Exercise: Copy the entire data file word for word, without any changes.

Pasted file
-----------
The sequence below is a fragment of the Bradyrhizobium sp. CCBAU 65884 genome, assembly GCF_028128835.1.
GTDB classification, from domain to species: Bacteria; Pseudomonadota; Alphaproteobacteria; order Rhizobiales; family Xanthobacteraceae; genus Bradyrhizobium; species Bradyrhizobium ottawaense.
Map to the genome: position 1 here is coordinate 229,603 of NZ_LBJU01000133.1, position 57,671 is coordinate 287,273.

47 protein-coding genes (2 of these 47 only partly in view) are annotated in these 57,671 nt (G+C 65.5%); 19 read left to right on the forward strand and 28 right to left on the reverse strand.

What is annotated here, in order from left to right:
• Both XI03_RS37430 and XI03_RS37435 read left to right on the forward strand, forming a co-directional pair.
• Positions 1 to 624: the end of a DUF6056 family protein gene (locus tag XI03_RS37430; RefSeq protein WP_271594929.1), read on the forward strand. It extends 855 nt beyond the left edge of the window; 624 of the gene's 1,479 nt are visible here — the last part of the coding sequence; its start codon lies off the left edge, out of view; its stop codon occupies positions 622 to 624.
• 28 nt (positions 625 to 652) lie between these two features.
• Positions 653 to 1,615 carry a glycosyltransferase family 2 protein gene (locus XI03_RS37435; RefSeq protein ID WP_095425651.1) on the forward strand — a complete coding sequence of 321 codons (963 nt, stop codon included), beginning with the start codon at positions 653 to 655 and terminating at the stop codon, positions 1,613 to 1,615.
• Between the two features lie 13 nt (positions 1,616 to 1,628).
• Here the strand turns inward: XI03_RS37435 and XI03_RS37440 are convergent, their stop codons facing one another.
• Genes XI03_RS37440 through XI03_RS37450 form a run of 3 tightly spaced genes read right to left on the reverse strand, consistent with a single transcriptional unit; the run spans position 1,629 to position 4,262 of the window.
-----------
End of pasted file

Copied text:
The sequence below is a fragment of the Bradyrhizobium sp. CCBAU 65884 genome, assembly GCF_028128835.1.
GTDB classification, from domain to species: Bacteria; Pseudomonadota; Alphaproteobacteria; order Rhizobiales; family Xanthobacteraceae; genus Bradyrhizobium; species Bradyrhizobium ottawaense.
Map to the genome: position 1 here is coordinate 229,603 of NZ_LBJU01000133.1, position 57,671 is coordinate 287,273.

47 protein-coding genes (2 of these 47 only partly in view) are annotated in these 57,671 nt (G+C 65.5%); 19 read left to right on the forward strand and 28 right to left on the reverse strand.

What is annotated here, in order from left to right:
• Both XI03_RS37430 and XI03_RS37435 read left to right on the forward strand, forming a co-directional pair.
• Positions 1 to 624: the end of a DUF6056 family protein gene (locus tag XI03_RS37430; RefSeq protein WP_271594929.1), read on the forward strand. It extends 855 nt beyond the left edge of the window; 624 of the gene's 1,479 nt are visible here — the last part of the coding sequence; its start codon lies off the left edge, out of view; its stop codon occupies positions 622 to 624.
• 28 nt (positions 625 to 652) lie between these two features.
• Positions 653 to 1,615 carry a glycosyltransferase family 2 protein gene (locus XI03_RS37435; RefSeq protein ID WP_095425651.1) on the forward strand — a complete coding sequence of 321 codons (963 nt, stop codon included), beginning with the start codon at positions 653 to 655 and terminating at the stop codon, positions 1,613 to 1,615.
• Between the two features lie 13 nt (positions 1,616 to 1,628).
• Here the strand turns inward: XI03_RS37435 and XI03_RS37440 are convergent, their stop codons facing one another.
• Genes XI03_RS37440 through XI03_RS37450 form a run of 3 tightly spaced genes read right to left on the reverse strand, consistent with a single transcriptional unit; the run spans position 1,629 to position 4,262 of the window.